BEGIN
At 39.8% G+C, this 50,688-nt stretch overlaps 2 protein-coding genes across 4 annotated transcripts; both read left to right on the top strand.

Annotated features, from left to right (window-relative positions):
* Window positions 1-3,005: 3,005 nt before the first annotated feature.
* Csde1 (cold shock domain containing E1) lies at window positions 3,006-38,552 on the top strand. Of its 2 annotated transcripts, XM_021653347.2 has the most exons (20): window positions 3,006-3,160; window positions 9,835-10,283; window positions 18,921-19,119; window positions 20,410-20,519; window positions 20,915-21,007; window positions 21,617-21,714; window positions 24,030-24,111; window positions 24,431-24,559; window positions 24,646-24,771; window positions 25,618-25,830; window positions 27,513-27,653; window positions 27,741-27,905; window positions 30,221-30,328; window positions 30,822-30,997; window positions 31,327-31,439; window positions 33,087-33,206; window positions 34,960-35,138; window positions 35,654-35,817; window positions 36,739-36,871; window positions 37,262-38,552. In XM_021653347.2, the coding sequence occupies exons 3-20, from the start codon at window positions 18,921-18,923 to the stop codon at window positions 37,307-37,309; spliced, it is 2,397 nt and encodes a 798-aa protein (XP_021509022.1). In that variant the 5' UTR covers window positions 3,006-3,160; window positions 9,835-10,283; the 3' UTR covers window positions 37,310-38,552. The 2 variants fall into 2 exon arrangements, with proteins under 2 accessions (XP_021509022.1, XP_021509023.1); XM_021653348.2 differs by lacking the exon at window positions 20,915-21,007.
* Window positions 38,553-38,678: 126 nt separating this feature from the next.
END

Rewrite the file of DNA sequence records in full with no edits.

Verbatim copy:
At 39.8% G+C, this 50,688-nt stretch overlaps 2 protein-coding genes across 4 annotated transcripts; both read left to right on the top strand.

Annotated features, from left to right (window-relative positions):
* Window positions 1-3,005: 3,005 nt before the first annotated feature.
* Csde1 (cold shock domain containing E1) lies at window positions 3,006-38,552 on the top strand. Of its 2 annotated transcripts, XM_021653347.2 has the most exons (20): window positions 3,006-3,160; window positions 9,835-10,283; window positions 18,921-19,119; window positions 20,410-20,519; window positions 20,915-21,007; window positions 21,617-21,714; window positions 24,030-24,111; window positions 24,431-24,559; window positions 24,646-24,771; window positions 25,618-25,830; window positions 27,513-27,653; window positions 27,741-27,905; window positions 30,221-30,328; window positions 30,822-30,997; window positions 31,327-31,439; window positions 33,087-33,206; window positions 34,960-35,138; window positions 35,654-35,817; window positions 36,739-36,871; window positions 37,262-38,552. In XM_021653347.2, the coding sequence occupies exons 3-20, from the start codon at window positions 18,921-18,923 to the stop codon at window positions 37,307-37,309; spliced, it is 2,397 nt and encodes a 798-aa protein (XP_021509022.1). In that variant the 5' UTR covers window positions 3,006-3,160; window positions 9,835-10,283; the 3' UTR covers window positions 37,310-38,552. The 2 variants fall into 2 exon arrangements, with proteins under 2 accessions (XP_021509022.1, XP_021509023.1); XM_021653348.2 differs by lacking the exon at window positions 20,915-21,007.
* Window positions 38,553-38,678: 126 nt separating this feature from the next.